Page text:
textualdeviance: (trapped)
[personal profile] textualdeviance
Saw this old XKCD linked on FB. And ... it kinda creeped me out. This is kind of exactly how M and I got together.

The full story is complicated, but the gist: My marriage was dying when M and I met, and he became a good friend to me during that process. We were more or less upfront about being attracted to each other, but made a point of being just friends. But less than a month after I finally split with J, I was at a low point, and we crossed the friend line. M assumed that meant we were dating. I was shocked at the assumption, and tried to keep him at arm's length for a week. He got tired of that and dumped me, for someone who was "ready" for a relationship. I was utterly miserable for a month, and he finally let me crawl back to him.

Obviously, since we're still together 17 1/2 years later, the rather dodgy way we got together hasn't destroyed us, but it does still bug me sometimes. I kind of feel like if he really did care about my happiness and well-being, he'd have let me take all the time I needed to get my head back on right after coming out of a 7-year relationship. I feel like he pushed me into dating him by making me jealous of the other girl (and really, how unfair was that to her? He was just using her to make me realize what I was giving up by not committing to him.) I feel like he didn't have the balls to let me choose him of my own free will, and instead had to force me to make the choice, whether I was ready for it or not. He knew how desperately I needed a friend, but he wanted more than that, so he withheld his friendship until he got it. I was basically an animal he hunted down and chased into a trap. Icky. :(

These days, I chalk all of this (and a lot of the subsequent drama of our early years) up to the fact that we were both pretty seriously mentally fucked up, in a lot of ways. He wouldn't have been able to treat anyone he dated with full respect, because he wasn't mentally capable of it. And there's really no way he could have known or understood at the time exactly how important it was for me to have that breathing space, and to take some time to become my own person, instead of going from being J's wife to being M's fiancée in the space of just a few months. Hell, I was only 23 at the time, and he was only just turning 20. Neither of us would've had much idea of what the hell we were doing even if we weren't already fucked up.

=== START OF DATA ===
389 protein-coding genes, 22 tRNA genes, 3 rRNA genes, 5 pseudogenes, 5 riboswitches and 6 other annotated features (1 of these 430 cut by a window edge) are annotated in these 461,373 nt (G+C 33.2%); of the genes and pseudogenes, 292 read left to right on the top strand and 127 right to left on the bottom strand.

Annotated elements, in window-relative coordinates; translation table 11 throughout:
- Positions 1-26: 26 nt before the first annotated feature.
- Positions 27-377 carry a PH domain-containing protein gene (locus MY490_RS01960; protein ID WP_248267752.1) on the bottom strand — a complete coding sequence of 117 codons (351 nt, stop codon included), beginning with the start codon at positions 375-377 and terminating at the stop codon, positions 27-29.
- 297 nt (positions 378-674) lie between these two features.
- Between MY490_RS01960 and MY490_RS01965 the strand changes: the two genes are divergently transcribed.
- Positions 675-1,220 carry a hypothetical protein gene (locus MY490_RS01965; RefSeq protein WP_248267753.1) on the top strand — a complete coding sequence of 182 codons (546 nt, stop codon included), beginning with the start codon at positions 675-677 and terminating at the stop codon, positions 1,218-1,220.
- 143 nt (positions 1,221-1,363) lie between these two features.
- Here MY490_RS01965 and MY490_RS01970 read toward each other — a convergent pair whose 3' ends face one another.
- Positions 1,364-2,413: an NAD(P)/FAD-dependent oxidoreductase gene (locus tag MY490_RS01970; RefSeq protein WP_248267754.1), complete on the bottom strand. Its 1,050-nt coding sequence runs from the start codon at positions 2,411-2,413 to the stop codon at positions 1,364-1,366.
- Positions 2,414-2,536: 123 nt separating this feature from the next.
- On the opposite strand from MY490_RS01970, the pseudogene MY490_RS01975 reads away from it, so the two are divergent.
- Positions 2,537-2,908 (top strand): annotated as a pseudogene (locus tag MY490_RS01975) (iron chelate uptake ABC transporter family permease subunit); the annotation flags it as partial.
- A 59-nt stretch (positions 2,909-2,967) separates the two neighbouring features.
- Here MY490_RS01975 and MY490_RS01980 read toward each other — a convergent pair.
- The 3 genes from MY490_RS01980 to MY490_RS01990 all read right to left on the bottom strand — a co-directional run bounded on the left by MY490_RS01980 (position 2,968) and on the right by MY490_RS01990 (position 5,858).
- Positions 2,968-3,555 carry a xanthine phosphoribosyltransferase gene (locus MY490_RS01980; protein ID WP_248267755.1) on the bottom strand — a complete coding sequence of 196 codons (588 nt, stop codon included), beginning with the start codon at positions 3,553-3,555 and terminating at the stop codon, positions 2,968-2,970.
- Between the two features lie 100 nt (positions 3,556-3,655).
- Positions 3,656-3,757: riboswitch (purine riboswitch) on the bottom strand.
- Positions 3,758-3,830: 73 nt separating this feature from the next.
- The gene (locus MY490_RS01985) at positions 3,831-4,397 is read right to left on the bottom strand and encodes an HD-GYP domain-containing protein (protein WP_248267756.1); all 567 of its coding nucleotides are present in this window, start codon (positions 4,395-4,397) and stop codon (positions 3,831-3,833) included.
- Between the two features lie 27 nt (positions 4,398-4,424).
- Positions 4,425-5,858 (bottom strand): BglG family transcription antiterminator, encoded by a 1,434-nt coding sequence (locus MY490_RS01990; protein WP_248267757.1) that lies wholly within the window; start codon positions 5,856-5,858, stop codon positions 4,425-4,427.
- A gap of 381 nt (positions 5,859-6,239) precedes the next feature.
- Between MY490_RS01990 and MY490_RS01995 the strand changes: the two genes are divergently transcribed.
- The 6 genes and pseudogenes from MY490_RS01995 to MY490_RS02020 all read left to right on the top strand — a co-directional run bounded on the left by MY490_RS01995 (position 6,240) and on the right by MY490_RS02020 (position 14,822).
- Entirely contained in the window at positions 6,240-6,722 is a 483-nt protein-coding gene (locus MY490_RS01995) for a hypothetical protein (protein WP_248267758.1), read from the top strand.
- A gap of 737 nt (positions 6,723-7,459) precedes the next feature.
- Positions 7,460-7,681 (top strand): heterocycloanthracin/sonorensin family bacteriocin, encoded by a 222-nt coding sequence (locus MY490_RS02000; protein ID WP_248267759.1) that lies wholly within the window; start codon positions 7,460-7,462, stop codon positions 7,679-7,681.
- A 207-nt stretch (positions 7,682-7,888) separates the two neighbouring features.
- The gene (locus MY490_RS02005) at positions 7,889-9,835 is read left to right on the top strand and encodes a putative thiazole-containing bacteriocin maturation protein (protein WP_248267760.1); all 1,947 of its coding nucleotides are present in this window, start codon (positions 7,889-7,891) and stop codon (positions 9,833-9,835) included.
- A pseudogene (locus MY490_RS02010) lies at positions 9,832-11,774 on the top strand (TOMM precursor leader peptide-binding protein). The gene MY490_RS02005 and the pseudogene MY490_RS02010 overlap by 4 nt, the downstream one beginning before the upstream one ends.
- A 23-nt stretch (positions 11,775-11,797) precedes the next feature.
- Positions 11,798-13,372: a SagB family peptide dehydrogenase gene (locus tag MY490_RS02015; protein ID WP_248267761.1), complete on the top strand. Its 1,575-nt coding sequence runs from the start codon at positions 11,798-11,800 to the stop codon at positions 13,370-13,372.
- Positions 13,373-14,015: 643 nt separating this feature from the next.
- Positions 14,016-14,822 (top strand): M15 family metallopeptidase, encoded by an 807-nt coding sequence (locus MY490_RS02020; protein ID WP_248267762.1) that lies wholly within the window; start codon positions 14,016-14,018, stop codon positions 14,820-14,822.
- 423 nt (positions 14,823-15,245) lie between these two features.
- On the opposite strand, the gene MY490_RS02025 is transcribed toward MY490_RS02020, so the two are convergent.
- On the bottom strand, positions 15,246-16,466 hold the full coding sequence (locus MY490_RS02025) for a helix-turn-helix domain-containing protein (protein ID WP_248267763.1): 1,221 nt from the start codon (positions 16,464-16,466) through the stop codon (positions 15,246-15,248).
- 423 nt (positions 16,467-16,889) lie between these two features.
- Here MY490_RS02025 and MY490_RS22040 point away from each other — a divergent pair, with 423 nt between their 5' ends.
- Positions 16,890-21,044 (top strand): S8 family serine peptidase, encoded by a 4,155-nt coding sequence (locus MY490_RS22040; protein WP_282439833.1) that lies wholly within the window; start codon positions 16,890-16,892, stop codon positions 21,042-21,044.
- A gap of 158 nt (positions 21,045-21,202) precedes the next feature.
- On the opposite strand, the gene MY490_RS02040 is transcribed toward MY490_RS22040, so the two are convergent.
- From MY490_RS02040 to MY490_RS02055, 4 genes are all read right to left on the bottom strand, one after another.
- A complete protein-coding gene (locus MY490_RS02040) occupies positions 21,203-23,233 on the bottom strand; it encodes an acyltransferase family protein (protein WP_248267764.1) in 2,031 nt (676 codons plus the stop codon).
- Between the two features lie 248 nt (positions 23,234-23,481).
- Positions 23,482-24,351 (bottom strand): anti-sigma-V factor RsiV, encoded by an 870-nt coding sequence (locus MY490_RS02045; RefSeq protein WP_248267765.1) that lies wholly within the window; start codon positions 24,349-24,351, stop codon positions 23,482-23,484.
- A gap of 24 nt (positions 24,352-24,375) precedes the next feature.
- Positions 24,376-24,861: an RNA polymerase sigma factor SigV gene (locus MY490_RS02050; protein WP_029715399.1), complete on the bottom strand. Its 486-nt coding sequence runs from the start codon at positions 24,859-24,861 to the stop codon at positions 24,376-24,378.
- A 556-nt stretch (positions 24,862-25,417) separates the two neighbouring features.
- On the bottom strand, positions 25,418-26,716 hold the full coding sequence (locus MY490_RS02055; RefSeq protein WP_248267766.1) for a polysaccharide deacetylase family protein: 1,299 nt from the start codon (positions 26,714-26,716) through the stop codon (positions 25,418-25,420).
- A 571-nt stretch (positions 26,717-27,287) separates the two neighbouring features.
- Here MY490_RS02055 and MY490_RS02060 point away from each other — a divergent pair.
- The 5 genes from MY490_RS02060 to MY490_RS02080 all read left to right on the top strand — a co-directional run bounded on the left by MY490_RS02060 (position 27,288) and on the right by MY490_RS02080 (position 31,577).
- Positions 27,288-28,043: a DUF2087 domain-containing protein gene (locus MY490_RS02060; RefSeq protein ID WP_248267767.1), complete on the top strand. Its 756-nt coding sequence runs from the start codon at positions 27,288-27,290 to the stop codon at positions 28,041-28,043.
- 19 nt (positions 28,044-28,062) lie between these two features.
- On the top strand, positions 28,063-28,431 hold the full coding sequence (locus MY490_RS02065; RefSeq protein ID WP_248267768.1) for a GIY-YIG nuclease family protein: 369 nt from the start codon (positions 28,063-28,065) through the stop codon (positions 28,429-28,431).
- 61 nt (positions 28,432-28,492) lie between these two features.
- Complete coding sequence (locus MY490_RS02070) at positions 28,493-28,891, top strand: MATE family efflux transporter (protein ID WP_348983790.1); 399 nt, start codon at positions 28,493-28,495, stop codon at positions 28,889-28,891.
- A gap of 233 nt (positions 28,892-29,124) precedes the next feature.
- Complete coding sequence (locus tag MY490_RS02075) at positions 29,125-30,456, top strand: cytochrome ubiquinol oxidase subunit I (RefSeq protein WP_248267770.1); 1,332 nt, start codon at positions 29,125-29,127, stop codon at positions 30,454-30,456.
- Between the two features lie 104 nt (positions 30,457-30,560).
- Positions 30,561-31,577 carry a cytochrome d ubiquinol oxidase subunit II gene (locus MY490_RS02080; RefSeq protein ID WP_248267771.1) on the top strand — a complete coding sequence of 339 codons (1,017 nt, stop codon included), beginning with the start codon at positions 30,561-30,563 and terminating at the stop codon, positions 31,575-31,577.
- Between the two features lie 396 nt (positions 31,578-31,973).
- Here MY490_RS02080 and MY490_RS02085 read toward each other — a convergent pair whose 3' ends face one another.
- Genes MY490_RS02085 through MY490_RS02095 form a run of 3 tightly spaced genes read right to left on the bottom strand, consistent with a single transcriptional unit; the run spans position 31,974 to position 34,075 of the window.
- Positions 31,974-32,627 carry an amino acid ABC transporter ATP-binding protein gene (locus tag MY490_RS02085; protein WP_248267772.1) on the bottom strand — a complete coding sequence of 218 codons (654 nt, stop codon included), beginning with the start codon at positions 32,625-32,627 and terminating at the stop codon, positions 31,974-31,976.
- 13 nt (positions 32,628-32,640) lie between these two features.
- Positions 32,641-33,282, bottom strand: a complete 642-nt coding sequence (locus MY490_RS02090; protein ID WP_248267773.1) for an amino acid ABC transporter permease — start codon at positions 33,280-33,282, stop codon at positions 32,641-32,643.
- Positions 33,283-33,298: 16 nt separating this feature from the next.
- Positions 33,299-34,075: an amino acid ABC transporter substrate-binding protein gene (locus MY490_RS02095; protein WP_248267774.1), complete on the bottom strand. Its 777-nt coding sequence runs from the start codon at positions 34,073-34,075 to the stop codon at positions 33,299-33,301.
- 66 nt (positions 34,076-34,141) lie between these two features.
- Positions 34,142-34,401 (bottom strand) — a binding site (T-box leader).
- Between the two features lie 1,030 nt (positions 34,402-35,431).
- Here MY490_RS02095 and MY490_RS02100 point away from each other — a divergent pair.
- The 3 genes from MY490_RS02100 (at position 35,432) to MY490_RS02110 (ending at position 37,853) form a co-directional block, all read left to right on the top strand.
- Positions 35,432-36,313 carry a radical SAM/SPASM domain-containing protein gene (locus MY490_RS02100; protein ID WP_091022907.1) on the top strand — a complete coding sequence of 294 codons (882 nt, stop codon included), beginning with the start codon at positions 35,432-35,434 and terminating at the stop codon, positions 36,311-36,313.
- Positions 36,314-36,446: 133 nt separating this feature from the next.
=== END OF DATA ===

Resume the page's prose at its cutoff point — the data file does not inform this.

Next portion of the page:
I do think that part of the reason it took us so long to get so much of the rest of our lives on track (including things like finally getting around to becoming parents) is because our relationship started on such shaky, false foundations. I more or less forgive him now for what he did, because I know he didn't have the skills necessary to simply ask for what he wanted, instead of swindling me to get it, but it took me a very long time after I realized that I'd been swindled for me to fully trust him. Even now, I still wonder on rare occasion whether he truly does love me as a person, or just loves the role I play in his life, and the things I do for him. And, conversely, I also wonder sometimes whether I love him, or am just with him because I had no other choice--and still don't. If there was someone else out there who would treat me as well as he does, and who was also more capable of being emotionally honest than he is, would I leave? It's a moot question--such a person doesn't exist--but sometimes, I don't have the answer for it.

FWIW, I disagree with the underlying premise of that comic--I do think it's not only possible, but a good thing to be friends before you date someone. Otherwise, you're just hooking up because you have the hots for each other, and that's a pretty clear recipe for future relationship disaster. Long-term relationships based primarily on getting a boner for each other when you're 25 and hot never last past that first wrinkle. It's not necessarily dishonest not to be open about your attraction for someone when you're still trying to decide whether there's more to your interest in them than just that. Initial reactions of "I'd hit that" can often fade or change--or get stronger--the more you get to know someone. Hell, I have a very good friend I crushed out on the first year we knew each other, and our friendship didn't get really good until I got over it (and that required me making an idiot of myself by confessing my interest.)

But yes, when one party is counting on the emotional vulnerability of the other to increase dependency, that's not exactly a good recipe for a solid relationship. Hell, it's not a good recipe for a friendship, either. More than anything, people need to be honest with themselves and the people they're with about their motivations for being there. It's never fun to be used, no matter what it is you're being used for, and even less fun to be kept in the dark about that fact.


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April 2017


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